Eudyptes moseleyi breeds on Gough Island and islands in the Tristan da Cunha group (St Helena to UK), and Amsterdam and St Paul Islands (French Southern Territories). The large population at Gough Island appears to have been stable between 1982 and 20008, although it suffered large declines prior to the 1980s. The majority of the population is in the Atlantic Ocean (c. 80%)12. Early records indicate that millions of penguins used to occur on both Tristan da Cunha and Gough Island12. The most recent population estimates indicate declines in excess of 96% for Gough and 98% for the main island of Tristan that have occurred over at least 45 and 130 years, respectively12. Numbers breeding at Inaccessible Island (Tristan da Cunha) may also have declined, albeit modestly, whereas numbers on Tristan appear to have been stable over the last few decades12. Current population estimates are 32,000-65,000 breeding pairs at Gough, 18-27,000 at Inaccessible and 3,200-4,500 at Tristan12. The population on Nightingale Island decreased from an estimated 25,000 pairs in 1973 to 19,500 in 200519. Although 100,000 breeding pairs were estimated on Middle Island in 1973, an observed decrease in the area of the colony due to fur seal encroachment suggests it has also decreased19. Overall, declines at Gough, Tristan, Nightingale and Inaccessible indicate an annual decline rate of c. 2% and a three-generation decline of 52%19. In the Indian Ocean, the Amsterdam Island population decreased by 57% between 1971 and 1993 to 25,000 pairs, whereas on St Paul Island the population increased from 4,000 to 9,000 pairs over the same period, following cessation of exploitation as crayfish bait11. Population trends during the last 10 years in the Indian Ocean are unknown.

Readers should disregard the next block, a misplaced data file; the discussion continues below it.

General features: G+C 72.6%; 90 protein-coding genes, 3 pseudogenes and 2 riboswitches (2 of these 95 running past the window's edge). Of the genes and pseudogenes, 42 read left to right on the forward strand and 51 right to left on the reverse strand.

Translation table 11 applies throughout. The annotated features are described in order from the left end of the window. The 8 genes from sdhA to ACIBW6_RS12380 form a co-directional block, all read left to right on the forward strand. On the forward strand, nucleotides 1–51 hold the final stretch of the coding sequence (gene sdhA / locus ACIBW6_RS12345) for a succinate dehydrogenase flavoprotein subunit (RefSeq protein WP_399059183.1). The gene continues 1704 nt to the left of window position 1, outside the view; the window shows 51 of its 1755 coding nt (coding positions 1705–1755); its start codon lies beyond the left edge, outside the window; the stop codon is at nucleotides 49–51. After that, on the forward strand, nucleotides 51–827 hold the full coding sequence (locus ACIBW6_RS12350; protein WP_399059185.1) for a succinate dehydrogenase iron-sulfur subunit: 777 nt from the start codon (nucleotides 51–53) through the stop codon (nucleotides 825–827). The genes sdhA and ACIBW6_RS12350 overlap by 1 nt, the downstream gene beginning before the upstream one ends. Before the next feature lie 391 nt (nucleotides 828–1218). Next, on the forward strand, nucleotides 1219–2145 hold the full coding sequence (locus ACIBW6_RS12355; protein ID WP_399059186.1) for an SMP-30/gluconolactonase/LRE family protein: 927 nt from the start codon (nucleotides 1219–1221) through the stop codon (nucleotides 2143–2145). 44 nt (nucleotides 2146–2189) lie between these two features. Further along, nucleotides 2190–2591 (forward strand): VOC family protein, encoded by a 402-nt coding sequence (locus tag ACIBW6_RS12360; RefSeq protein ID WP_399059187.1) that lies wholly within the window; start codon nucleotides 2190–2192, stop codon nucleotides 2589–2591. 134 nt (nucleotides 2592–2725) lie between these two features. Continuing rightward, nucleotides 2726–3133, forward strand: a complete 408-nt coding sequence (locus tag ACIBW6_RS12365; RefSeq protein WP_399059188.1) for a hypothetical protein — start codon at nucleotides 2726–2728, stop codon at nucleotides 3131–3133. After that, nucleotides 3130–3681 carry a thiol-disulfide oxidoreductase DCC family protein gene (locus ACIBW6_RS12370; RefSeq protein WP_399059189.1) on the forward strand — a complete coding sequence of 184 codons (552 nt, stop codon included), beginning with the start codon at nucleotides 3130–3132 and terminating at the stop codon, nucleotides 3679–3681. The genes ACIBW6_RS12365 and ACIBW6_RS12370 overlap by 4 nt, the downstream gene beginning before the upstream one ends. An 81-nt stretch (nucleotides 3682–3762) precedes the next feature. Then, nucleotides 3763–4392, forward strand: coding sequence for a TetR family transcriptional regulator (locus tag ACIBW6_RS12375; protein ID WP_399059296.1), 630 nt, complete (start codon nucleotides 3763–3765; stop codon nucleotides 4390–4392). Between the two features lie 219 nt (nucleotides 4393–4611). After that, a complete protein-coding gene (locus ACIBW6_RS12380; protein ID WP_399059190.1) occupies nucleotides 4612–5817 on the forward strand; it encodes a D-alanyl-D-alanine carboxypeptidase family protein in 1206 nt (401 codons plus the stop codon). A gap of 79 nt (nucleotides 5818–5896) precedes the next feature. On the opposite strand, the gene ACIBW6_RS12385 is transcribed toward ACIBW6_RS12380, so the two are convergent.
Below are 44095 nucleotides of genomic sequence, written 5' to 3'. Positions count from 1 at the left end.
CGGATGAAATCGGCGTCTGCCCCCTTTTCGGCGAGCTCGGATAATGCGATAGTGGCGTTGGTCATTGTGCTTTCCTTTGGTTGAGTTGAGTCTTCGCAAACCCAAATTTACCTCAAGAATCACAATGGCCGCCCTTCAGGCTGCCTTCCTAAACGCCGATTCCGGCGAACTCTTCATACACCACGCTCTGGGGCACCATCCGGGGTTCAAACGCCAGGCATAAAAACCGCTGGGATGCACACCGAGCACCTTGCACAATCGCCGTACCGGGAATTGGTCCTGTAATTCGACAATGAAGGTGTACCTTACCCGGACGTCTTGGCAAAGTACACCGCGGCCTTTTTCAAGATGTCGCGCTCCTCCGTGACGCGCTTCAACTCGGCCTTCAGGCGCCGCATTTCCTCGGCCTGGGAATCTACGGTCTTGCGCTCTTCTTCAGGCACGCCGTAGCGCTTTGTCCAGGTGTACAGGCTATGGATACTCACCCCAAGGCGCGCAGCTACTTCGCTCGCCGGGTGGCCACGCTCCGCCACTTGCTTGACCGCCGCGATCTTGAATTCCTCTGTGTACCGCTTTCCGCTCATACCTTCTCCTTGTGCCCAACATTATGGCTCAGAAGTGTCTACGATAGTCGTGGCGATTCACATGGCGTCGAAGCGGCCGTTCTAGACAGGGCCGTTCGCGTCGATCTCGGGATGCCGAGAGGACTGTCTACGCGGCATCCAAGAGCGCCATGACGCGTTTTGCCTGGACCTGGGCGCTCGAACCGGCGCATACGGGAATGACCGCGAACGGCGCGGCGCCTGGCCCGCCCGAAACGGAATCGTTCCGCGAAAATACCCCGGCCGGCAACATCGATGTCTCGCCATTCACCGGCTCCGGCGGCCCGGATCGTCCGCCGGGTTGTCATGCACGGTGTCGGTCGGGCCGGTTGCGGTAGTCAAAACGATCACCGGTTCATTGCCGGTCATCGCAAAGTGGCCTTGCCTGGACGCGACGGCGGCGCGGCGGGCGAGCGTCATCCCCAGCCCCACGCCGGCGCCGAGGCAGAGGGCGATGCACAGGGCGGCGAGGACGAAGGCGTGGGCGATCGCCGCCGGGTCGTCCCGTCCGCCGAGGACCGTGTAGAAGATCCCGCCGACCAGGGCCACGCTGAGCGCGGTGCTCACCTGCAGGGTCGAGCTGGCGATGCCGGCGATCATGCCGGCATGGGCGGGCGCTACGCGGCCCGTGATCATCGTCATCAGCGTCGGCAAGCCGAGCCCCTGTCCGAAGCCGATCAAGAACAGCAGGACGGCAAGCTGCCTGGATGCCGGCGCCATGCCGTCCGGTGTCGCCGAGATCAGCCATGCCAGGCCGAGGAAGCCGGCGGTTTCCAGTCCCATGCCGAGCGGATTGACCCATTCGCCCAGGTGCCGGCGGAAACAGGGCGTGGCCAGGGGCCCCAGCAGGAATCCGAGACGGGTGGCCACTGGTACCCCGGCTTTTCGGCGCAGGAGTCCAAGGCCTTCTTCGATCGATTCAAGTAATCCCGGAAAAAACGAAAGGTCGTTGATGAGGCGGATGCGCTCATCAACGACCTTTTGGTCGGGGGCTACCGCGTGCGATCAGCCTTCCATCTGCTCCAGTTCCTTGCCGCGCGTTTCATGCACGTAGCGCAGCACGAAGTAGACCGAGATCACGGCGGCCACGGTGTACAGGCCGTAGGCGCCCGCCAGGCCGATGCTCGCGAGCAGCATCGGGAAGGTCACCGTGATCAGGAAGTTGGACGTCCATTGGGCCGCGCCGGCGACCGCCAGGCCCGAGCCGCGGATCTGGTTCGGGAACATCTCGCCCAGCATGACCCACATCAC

No one has provided updates yet.